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Traffic has increased through the village of Eriswell since the road known as Lord's Walk was closed. The road divides RAF Lakenheath and was considered a security risk after the terrorist attacks of Sept. 11, 2001.
Traffic has increased through the village of Eriswell since the road known as Lord's Walk was closed. The road divides RAF Lakenheath and was considered a security risk after the terrorist attacks of Sept. 11, 2001. (Ron Jensen / S&S)

ERISWELL, England — The future of a closed road that bisects RAF Lakenheath will be decided before Dec. 1, according to a local politician.

The road, Lord’s Walk, was closed days after the Sept. 11, 2001, terror attacks because the Ministry of Defence declared it a threat to base security.

But local residents complained that the closure disrupted traffic flow and their lives, prompting a public hearing in July. The hearing was led by an independent inspector named by the secretary of state for transport’s office.

Harry Spencer, a parish councilor in Eriswell, said he has received a letter from the British government’s office in eastern England promising a decision by Dec. 1 to either open the road or close it permanently.

While residents await the final decision, traffic continues to rumble through Eriswell in unprecedented numbers — forced through the ancient village of about 170 people and centuries-old buildings by the road’s closure.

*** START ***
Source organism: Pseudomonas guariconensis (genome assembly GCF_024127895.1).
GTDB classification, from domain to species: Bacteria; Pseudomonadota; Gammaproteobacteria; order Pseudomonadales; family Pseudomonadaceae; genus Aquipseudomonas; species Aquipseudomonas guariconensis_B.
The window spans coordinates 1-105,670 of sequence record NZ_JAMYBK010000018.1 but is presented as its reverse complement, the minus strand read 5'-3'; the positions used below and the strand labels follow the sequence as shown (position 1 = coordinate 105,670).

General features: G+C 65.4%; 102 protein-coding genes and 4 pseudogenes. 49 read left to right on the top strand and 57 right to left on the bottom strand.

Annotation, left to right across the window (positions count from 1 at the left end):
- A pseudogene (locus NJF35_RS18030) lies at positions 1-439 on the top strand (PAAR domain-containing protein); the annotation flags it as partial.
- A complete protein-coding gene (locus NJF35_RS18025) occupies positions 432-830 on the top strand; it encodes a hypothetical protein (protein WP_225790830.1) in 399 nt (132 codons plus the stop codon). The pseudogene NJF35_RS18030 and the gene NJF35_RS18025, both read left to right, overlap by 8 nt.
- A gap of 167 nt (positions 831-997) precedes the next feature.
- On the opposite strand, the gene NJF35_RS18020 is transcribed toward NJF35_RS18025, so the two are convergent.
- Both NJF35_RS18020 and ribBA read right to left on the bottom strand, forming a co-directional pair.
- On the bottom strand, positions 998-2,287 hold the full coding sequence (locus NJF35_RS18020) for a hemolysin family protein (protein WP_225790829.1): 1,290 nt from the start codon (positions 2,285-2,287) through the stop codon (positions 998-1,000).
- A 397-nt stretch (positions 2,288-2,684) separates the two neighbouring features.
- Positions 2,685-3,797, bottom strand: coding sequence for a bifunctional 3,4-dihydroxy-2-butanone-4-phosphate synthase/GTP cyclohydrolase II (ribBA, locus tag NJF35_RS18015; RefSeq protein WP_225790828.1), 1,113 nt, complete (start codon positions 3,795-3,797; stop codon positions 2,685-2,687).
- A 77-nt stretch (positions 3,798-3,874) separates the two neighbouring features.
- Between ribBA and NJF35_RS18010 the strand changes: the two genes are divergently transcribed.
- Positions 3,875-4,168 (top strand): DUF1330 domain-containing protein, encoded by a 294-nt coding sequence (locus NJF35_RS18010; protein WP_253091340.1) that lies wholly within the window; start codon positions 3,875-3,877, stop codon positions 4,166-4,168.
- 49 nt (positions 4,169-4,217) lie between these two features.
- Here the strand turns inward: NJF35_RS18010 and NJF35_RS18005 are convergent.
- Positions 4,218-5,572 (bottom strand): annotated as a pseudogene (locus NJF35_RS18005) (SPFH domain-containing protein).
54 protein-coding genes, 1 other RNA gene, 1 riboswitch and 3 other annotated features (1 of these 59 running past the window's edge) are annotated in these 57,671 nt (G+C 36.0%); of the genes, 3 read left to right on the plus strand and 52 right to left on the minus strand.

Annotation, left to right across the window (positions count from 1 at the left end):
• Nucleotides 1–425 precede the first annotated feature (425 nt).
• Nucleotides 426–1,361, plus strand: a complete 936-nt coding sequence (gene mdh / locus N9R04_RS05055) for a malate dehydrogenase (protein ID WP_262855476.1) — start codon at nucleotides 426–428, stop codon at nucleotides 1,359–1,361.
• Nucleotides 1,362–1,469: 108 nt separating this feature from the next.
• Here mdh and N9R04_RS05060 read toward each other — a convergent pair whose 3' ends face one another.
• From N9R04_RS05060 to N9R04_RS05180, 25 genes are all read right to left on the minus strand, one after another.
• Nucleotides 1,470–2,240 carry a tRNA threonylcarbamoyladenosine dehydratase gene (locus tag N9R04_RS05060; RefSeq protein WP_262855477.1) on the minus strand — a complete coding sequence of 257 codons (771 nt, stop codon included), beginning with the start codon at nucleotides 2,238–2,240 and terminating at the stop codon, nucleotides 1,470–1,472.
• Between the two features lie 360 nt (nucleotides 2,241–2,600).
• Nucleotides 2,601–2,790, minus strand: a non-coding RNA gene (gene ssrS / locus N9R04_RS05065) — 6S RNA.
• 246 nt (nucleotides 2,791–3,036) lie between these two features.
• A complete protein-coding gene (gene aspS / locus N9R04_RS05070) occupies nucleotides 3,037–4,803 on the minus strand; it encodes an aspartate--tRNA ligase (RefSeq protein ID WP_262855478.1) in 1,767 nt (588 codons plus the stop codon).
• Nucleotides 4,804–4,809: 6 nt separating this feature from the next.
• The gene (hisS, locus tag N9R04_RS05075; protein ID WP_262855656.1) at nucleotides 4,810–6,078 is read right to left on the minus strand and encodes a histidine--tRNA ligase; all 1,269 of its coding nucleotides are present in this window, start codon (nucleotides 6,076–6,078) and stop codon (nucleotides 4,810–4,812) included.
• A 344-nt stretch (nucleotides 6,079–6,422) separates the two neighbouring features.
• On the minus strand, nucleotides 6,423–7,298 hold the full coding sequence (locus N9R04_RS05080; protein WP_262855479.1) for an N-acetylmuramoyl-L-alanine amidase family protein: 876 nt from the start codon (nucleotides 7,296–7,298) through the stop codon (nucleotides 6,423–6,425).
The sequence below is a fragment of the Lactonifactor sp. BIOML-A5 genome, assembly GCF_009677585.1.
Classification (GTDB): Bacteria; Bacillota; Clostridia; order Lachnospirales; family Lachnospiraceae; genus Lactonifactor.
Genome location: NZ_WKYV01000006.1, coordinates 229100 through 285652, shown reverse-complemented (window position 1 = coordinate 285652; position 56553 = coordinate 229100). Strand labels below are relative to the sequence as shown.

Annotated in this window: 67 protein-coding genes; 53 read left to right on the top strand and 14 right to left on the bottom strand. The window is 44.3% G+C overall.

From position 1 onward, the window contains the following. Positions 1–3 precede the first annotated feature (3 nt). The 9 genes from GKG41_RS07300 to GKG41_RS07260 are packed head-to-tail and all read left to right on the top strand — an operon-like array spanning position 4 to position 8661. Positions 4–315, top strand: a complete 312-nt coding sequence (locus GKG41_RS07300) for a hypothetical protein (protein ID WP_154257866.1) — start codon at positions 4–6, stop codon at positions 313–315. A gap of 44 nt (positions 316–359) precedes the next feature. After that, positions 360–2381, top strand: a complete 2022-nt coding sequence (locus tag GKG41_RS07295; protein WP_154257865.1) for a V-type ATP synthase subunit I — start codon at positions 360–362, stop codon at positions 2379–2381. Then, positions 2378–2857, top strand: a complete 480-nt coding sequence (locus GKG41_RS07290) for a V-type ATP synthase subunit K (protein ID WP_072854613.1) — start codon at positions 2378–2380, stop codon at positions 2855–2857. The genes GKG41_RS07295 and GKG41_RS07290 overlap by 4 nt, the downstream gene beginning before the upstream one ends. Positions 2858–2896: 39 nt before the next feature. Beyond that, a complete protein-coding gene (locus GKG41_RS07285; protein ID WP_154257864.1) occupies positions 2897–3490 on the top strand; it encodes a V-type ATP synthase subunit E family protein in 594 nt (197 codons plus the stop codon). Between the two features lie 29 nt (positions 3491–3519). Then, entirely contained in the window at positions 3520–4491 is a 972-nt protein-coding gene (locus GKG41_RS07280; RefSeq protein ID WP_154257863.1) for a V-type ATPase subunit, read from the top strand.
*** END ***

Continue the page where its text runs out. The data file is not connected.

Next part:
“The village of Lakenheath and this village have been sacrificed by the traffic congestion,” said Mike Coombe, a resident for “20-odd” years in Eriswell. “The traffic is amazing, absolutely amazing.”

Coombe said he does not allow his 10-year-old son to walk through the village, which stretches along the narrow, winding road.

Where once an occasional car or truck would pass, the traffic is now nearly constant, Coombe and Spencer said, watching from a 1,000-year-old pub called The Chequers.

Lord’s Walk allowed traffic to slip through RAF Lakenheath to reach highway A1065. Now, much of that traffic — including trucks, buses and many Americans in cars — travels through Eriswell.

“While we love the Americans being here, we’d like it if they rode bicycles,” Spencer said.

At the hearing, the inspector heard from the Ministry of Defence, the U.S. Air Force, local councils and citizens. The Air Force offered a report saying a terror attack would affect large numbers of people if it were made from Lord’s Walk, which is near the elementary school, youth center and housing office, among other facilities.

Local residents, however, say the base is just as vulnerable from other roads that border the base, including A1065, a busy two-lane highway.

In a tone that seemed to predict the government’s decision, Coombe said of Lord’s Walk, “It was such a lovely little shortcut.”

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